Impact of residency requirement plan

APPLETON — Appleton Mayor Tim Hanna is speaking out against a portion of Governor Walker's budget proposal.

Walker proposed eliminating residency requirements statewide in his budget address Wednesday.

He says it can help municipalities hire based on merit.

Story: Walker wants residency laws removed

Appleton has the requirement only for department heads.

While Hanna says Appleton doesn't need the requirement, the state shouldn't dictate local level issues.

The City of Appleton has had some form of residency requirement for city employees since 1965. Currently the only city employees required to live in Appleton are department heads.

"Council made it pretty clear that we think it's important that the top paid people who work for the city, that they live in the city," said Hanna.

But it's a rule Hanna doesn't like.

"It limits the market that we are going after."

The residency rule is one reason why the city has had trouble filling its director of information technology position. The job has been open for more than two years. Now Governor Walker wants to do away with the requirements statewide.

"As much as we've done with the changes we've made in terms of collective bargaining where hiring and firing can be based on merit and ultimately pay based on performance, this is another example where people can be hired on their merit, not just where they reside," said Governor Walker.

While Hanna says he doesn't think residency requirements are necessary for Appleton, he also says he doesn't like the governor's one size fits all approach.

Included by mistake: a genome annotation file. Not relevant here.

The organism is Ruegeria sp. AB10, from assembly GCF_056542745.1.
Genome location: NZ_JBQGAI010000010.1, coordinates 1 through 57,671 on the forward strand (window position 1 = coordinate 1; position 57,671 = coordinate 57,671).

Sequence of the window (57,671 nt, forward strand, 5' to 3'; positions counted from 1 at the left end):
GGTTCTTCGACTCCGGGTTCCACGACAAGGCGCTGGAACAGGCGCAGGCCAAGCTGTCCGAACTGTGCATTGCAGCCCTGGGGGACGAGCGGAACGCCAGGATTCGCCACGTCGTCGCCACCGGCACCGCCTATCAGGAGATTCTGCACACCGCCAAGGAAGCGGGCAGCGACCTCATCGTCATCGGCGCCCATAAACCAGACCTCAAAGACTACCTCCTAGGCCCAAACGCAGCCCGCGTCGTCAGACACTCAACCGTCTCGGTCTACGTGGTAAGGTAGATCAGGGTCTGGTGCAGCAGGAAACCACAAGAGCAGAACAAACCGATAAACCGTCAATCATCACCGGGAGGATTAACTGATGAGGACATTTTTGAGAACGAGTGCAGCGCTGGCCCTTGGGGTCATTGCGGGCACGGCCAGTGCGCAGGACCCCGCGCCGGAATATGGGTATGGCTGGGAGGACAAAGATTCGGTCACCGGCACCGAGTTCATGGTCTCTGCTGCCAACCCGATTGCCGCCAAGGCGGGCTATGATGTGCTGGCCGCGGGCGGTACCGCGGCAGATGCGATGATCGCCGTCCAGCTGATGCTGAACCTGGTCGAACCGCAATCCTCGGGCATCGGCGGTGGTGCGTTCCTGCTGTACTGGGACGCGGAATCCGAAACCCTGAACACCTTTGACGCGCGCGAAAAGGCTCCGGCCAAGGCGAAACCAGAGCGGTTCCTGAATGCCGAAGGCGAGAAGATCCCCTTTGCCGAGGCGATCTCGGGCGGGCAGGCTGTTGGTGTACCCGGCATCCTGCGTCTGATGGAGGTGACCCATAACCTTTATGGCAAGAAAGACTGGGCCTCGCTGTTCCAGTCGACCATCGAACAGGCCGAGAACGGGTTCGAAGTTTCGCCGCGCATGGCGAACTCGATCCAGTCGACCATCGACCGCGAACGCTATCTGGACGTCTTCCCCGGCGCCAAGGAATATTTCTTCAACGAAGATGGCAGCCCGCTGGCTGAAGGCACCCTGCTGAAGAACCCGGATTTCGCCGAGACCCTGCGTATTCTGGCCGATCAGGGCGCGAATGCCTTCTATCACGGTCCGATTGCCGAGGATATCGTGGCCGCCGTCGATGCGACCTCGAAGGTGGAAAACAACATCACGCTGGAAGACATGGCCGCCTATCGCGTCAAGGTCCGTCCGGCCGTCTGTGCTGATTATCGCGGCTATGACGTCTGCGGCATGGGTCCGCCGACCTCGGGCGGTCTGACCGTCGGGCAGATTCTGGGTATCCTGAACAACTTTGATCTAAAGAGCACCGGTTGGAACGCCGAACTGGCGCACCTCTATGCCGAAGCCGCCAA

"The governor and the legislature, they don't know what's best for us...when is it going to stop? This erosion of our ability to govern ourselves?"

Last month Green Bay's city council debated a residency waiver for its new police chief Tom Molitor. Molitor told the council he wanted the position but was not willing to move from Abrams into the city. He was eventually granted a waiver. One that would no longer be necessary if the legislature sides with Governor Walker. One budget provision Hanna doesn't want to see forced on the city.

"This is going to throw a little wrench in our plans, but it's not going to stop us from moving forward."

The League of Wisconsin Municipalities says it is surveying more than 600 communities and will take an official position on the proposal in a few weeks.

Copyright 2014 WLUK TV. All rights reserved. This material may not be published, broadcast, rewritten or redistributed.


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According to the 2010 U.S. Census, Wisconsin’s population totaled 5,686,986, a 6.0% increase over the 2000 U.S. Census count of 5,363,715. (Source: Wisconsin Blue Book)
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